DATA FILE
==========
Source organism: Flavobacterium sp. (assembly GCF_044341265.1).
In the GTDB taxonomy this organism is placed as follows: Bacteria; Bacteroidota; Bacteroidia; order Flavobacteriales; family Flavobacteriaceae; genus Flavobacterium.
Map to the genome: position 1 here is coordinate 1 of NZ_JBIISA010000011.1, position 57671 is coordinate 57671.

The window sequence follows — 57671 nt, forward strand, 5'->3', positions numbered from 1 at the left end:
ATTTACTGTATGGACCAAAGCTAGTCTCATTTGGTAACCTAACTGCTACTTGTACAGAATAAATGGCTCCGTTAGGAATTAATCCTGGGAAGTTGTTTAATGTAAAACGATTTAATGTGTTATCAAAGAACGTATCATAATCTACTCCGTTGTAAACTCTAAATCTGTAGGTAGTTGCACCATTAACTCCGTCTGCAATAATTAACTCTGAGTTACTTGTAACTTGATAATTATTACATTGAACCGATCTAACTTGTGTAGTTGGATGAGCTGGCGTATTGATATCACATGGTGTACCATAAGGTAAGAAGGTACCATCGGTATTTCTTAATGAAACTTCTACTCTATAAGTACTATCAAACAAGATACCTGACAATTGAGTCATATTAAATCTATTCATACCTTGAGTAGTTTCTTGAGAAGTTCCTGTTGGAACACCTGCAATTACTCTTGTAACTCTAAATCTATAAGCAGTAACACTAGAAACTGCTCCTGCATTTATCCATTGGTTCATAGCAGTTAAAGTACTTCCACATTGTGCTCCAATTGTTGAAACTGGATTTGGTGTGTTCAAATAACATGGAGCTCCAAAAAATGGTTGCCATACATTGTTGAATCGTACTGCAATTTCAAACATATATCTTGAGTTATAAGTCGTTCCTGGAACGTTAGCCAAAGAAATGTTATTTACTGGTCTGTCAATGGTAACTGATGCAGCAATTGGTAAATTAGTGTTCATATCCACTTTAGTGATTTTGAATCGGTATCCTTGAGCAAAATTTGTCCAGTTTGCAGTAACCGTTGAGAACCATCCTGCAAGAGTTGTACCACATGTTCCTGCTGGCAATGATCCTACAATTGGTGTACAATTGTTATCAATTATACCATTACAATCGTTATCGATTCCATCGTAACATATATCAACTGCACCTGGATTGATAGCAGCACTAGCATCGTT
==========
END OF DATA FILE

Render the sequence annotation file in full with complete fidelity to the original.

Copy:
Source organism: Flavobacterium sp. (assembly GCF_044341265.1).
In the GTDB taxonomy this organism is placed as follows: Bacteria; Bacteroidota; Bacteroidia; order Flavobacteriales; family Flavobacteriaceae; genus Flavobacterium.
Map to the genome: position 1 here is coordinate 1 of NZ_JBIISA010000011.1, position 57671 is coordinate 57671.

The window sequence follows — 57671 nt, forward strand, 5'->3', positions numbered from 1 at the left end:
ATTTACTGTATGGACCAAAGCTAGTCTCATTTGGTAACCTAACTGCTACTTGTACAGAATAAATGGCTCCGTTAGGAATTAATCCTGGGAAGTTGTTTAATGTAAAACGATTTAATGTGTTATCAAAGAACGTATCATAATCTACTCCGTTGTAAACTCTAAATCTGTAGGTAGTTGCACCATTAACTCCGTCTGCAATAATTAACTCTGAGTTACTTGTAACTTGATAATTATTACATTGAACCGATCTAACTTGTGTAGTTGGATGAGCTGGCGTATTGATATCACATGGTGTACCATAAGGTAAGAAGGTACCATCGGTATTTCTTAATGAAACTTCTACTCTATAAGTACTATCAAACAAGATACCTGACAATTGAGTCATATTAAATCTATTCATACCTTGAGTAGTTTCTTGAGAAGTTCCTGTTGGAACACCTGCAATTACTCTTGTAACTCTAAATCTATAAGCAGTAACACTAGAAACTGCTCCTGCATTTATCCATTGGTTCATAGCAGTTAAAGTACTTCCACATTGTGCTCCAATTGTTGAAACTGGATTTGGTGTGTTCAAATAACATGGAGCTCCAAAAAATGGTTGCCATACATTGTTGAATCGTACTGCAATTTCAAACATATATCTTGAGTTATAAGTCGTTCCTGGAACGTTAGCCAAAGAAATGTTATTTACTGGTCTGTCAATGGTAACTGATGCAGCAATTGGTAAATTAGTGTTCATATCCACTTTAGTGATTTTGAATCGGTATCCTTGAGCAAAATTTGTCCAGTTTGCAGTAACCGTTGAGAACCATCCTGCAAGAGTTGTACCACATGTTCCTGCTGGCAATGATCCTACAATTGGTGTACAATTGTTATCAATTATACCATTACAATCGTTATCGATTCCATCGTAACATATATCAACTGCACCTGGATTGATAGCAGCACTAGCATCGTT